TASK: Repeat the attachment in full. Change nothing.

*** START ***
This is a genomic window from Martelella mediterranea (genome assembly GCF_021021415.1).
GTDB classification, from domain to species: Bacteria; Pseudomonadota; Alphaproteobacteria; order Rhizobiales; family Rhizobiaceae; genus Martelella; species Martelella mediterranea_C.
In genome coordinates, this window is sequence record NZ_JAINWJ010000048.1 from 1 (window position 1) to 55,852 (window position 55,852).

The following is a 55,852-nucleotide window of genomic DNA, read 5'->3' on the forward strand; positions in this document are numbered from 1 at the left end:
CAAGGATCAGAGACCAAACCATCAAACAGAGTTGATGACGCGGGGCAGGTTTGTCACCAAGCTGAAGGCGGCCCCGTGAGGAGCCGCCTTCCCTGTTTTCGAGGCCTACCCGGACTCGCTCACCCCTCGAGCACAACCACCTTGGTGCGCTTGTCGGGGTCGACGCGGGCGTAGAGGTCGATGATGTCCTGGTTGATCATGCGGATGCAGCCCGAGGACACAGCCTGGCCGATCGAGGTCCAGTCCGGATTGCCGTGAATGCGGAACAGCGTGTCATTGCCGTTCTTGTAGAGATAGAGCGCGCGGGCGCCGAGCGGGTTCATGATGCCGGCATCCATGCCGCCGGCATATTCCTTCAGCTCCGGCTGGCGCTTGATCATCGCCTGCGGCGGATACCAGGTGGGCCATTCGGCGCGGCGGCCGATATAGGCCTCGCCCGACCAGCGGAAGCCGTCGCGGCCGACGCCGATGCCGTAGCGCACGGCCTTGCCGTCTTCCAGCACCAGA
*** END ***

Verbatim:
This is a genomic window from Martelella mediterranea (genome assembly GCF_021021415.1).
GTDB classification, from domain to species: Bacteria; Pseudomonadota; Alphaproteobacteria; order Rhizobiales; family Rhizobiaceae; genus Martelella; species Martelella mediterranea_C.
In genome coordinates, this window is sequence record NZ_JAINWJ010000048.1 from 1 (window position 1) to 55,852 (window position 55,852).

The following is a 55,852-nucleotide window of genomic DNA, read 5'->3' on the forward strand; positions in this document are numbered from 1 at the left end:
CAAGGATCAGAGACCAAACCATCAAACAGAGTTGATGACGCGGGGCAGGTTTGTCACCAAGCTGAAGGCGGCCCCGTGAGGAGCCGCCTTCCCTGTTTTCGAGGCCTACCCGGACTCGCTCACCCCTCGAGCACAACCACCTTGGTGCGCTTGTCGGGGTCGACGCGGGCGTAGAGGTCGATGATGTCCTGGTTGATCATGCGGATGCAGCCCGAGGACACAGCCTGGCCGATCGAGGTCCAGTCCGGATTGCCGTGAATGCGGAACAGCGTGTCATTGCCGTTCTTGTAGAGATAGAGCGCGCGGGCGCCGAGCGGGTTCATGATGCCGGCATCCATGCCGCCGGCATATTCCTTCAGCTCCGGCTGGCGCTTGATCATCGCCTGCGGCGGATACCAGGTGGGCCATTCGGCGCGGCGGCCGATATAGGCCTCGCCCGACCAGCGGAAGCCGTCGCGGCCGACGCCGATGCCGTAGCGCACGGCCTTGCCGTCTTCCAGCACCAGA